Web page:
The report, which was published on Wednesday, June 2, said "minorities and foreigners were reportedly allowed to work as domestic servants." The outlet claimed that this continued until the late 1960s, and Buckingham Palace "refused to answer questions about the ban and when it was revoked."
Queen Elizabeth has reportedly been absolved from workplace equality laws for over 40 years.
As a result, the exemptions have “made it impossible for women or people from ethnic minorities working for her household to complain to the courts if they believe they have been discriminated against."
"Claims based on a second-hand account of conversations from over 50 years ago should not be used to draw or infer conclusions about modern day events or operations," a Buckingham Palace spokesperson said in a statement to E! News after the report was published. "The principles of Crown Application and Crown Consent are long established and widely known."
"The Royal Household and the Sovereign comply with the provisions of the Equality Act, in principle and in practise. This is reflected in the diversity, inclusion and dignity at work policies, procedures and practises within the Royal Household. Any complaints that might be raised under the Act follow a formal process that provides a means of hearing and remedying any complaint," the statement continued.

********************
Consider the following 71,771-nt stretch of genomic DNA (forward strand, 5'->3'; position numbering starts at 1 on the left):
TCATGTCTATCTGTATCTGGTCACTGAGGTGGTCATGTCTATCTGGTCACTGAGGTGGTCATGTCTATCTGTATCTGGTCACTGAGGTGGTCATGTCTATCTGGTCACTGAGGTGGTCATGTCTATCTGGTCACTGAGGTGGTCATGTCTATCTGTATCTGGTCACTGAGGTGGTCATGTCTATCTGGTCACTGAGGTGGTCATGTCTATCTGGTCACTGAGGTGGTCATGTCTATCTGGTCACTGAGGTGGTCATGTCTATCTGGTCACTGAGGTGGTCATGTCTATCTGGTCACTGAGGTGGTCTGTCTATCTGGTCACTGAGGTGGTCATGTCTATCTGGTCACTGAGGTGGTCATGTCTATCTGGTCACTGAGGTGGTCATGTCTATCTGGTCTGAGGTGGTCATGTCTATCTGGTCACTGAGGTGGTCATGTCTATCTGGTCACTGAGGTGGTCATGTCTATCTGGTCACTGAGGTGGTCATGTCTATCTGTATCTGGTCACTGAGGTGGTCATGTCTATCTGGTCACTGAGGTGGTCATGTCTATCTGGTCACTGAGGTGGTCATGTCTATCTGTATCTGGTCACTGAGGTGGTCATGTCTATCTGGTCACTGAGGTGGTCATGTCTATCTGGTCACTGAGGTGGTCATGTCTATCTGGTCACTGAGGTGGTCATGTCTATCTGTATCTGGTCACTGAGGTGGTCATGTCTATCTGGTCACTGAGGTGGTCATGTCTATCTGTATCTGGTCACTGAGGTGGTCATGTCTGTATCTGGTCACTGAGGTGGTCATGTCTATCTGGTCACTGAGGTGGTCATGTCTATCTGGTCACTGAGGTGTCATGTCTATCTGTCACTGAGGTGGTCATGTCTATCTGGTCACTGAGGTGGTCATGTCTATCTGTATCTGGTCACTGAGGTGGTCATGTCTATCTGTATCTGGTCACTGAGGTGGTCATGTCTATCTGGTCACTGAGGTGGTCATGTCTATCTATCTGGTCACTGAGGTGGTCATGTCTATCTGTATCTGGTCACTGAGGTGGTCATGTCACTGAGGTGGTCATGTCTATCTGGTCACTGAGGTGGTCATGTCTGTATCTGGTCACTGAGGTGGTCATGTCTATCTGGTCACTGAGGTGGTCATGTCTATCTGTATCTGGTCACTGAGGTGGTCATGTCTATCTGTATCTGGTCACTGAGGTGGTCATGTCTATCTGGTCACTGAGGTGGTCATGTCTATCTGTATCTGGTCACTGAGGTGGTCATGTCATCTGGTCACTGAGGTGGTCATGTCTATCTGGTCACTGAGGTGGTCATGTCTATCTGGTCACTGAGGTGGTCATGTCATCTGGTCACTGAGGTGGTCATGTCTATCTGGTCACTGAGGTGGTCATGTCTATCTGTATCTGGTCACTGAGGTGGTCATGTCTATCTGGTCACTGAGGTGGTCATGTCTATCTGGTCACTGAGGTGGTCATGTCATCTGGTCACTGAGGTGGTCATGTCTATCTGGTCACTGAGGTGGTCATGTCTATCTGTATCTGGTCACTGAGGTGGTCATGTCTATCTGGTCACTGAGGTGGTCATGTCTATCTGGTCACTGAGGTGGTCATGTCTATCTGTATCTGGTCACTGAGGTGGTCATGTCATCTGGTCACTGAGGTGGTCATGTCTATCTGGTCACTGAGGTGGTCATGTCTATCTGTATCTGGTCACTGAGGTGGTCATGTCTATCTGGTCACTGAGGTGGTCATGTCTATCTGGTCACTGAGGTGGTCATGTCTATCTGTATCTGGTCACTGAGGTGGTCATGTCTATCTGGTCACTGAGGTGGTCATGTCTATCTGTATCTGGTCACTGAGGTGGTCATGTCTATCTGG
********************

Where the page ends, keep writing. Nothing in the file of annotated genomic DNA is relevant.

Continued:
In March, Meghan Markle claimed that someone in the royal family was "concerned" over Archie's skin color.
However, the Palace responded with a statement of their own, saying: “The whole family is saddened to learn the full extent of how challenging the last few years have been for Harry and Meghan. The issues raised, particularly that of race, are concerning. While some recollections may vary, they are taken very seriously and will be addressed by the family privately.”
Prince William even clapped back at the accusations while at an event, telling reporters: "We are very much not a racist family."
Nonetheless, the Daily Mail previously reported that the 95-year-old was going to appoint a "diversity czar" to boost their diversity efforts within the household.